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Neuroscience. 2007 Dec 5;150(2):404-12. Epub 2007 Sep 14.

Up-regulation of tryptophan hydroxylase-2 mRNA in the rat brain by chronic fluoxetine treatment correlates with its antidepressant effect.

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1
Functional Neurogenomics Laboratory, Institute of Cytology and Genetics, Russian Academy of Science, Novosibirsk 630090, Russia.

Abstract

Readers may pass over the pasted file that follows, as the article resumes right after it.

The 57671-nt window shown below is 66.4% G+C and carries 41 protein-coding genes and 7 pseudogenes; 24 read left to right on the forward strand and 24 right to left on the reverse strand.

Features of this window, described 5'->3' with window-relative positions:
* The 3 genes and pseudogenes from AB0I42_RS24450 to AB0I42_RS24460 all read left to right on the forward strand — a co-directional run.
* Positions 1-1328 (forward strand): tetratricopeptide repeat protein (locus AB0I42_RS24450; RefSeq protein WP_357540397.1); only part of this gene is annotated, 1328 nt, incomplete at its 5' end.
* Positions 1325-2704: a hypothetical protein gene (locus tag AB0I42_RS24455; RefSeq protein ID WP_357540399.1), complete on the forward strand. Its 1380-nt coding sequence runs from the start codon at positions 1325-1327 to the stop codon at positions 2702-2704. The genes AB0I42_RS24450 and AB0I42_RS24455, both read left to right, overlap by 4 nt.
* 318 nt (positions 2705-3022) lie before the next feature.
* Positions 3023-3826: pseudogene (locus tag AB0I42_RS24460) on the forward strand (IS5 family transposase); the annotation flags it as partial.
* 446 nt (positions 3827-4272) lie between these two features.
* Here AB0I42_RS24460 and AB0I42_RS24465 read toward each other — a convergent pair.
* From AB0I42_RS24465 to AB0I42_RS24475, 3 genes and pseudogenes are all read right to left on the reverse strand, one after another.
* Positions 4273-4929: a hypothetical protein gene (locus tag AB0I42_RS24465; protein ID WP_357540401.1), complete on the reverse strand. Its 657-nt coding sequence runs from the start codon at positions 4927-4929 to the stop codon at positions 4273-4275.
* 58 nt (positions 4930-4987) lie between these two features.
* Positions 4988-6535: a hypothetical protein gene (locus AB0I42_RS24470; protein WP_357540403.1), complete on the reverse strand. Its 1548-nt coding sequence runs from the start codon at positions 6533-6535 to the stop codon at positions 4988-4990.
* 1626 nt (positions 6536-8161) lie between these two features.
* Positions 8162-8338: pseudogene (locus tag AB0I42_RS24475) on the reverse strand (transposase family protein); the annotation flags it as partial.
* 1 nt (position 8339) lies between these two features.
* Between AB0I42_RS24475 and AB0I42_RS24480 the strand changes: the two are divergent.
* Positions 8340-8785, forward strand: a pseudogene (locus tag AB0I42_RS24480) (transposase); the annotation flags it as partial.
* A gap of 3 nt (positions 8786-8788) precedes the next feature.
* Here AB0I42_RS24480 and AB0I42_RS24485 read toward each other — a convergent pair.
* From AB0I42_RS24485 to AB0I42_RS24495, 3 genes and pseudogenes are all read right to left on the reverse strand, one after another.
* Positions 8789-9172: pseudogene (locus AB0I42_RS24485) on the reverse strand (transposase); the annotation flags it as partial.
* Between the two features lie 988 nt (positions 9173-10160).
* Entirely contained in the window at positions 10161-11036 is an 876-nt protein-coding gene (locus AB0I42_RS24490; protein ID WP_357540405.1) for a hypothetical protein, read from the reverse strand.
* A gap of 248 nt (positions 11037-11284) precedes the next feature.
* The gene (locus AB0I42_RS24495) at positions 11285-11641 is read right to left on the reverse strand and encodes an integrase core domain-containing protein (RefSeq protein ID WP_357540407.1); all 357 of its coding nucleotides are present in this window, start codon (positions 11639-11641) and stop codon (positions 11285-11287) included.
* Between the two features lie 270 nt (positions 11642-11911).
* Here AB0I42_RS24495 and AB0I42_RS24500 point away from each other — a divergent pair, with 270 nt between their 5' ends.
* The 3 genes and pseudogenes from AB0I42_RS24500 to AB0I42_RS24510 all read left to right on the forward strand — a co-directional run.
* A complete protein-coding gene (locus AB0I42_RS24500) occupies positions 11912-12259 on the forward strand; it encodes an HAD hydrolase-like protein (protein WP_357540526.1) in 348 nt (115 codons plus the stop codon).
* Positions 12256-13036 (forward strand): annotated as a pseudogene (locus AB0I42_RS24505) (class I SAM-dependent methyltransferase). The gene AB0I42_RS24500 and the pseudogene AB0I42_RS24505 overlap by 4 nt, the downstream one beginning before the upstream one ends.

Tryptophan hydroxylase-2 (TPH2), the rate-limiting enzyme in 5-HT synthesis in the brain, is a candidate for participation in a mechanism mediating the antidepressant effect of selective 5-HT reuptake inhibitors such as fluoxetine. Using real-time reverse transcription-polymerase chain reaction (RT-PCR) and semi-quantitative RT-PCR techniques, we have examined the effects of fluoxetine administration with drinking water (7.5 mg/kg/day) for 2, 4 and 8 weeks on TPH2 mRNA expression in the midbrain part of the dorsal raphe nucleus (DRN) and in the brainstem containing the rest of the raphe complex. Fluoxetine treatment for 4 and 8 weeks significantly increased basal TPH2 mRNA levels in the midbrain, an effect that was correlated with the appearance of antidepressant-like effects in the forced swim test. A significant induction of TPH2 and 5-HT transporter (5-HTT) mRNAs was detected in the midbrain of untreated rats 24 h after the swim test. In these animals, the swim test also produced a marked decrease in 5-HT metabolite (5-hydroxyindoleacetic acid (5-HIAA)) content in the amygdala. Fluoxetine treatment for 4 and 8, but not for 2 weeks, abolished these swim-induced changes in TPH2 and 5-HTT mRNAs levels in the midbrain and 5-HIAA content in the amygdala. The results of the present study suggest that TPH2 gene expression in the midbrain part of the DRN is implicated in depression and stress response, as well as in the antidepressant fluoxetine action.

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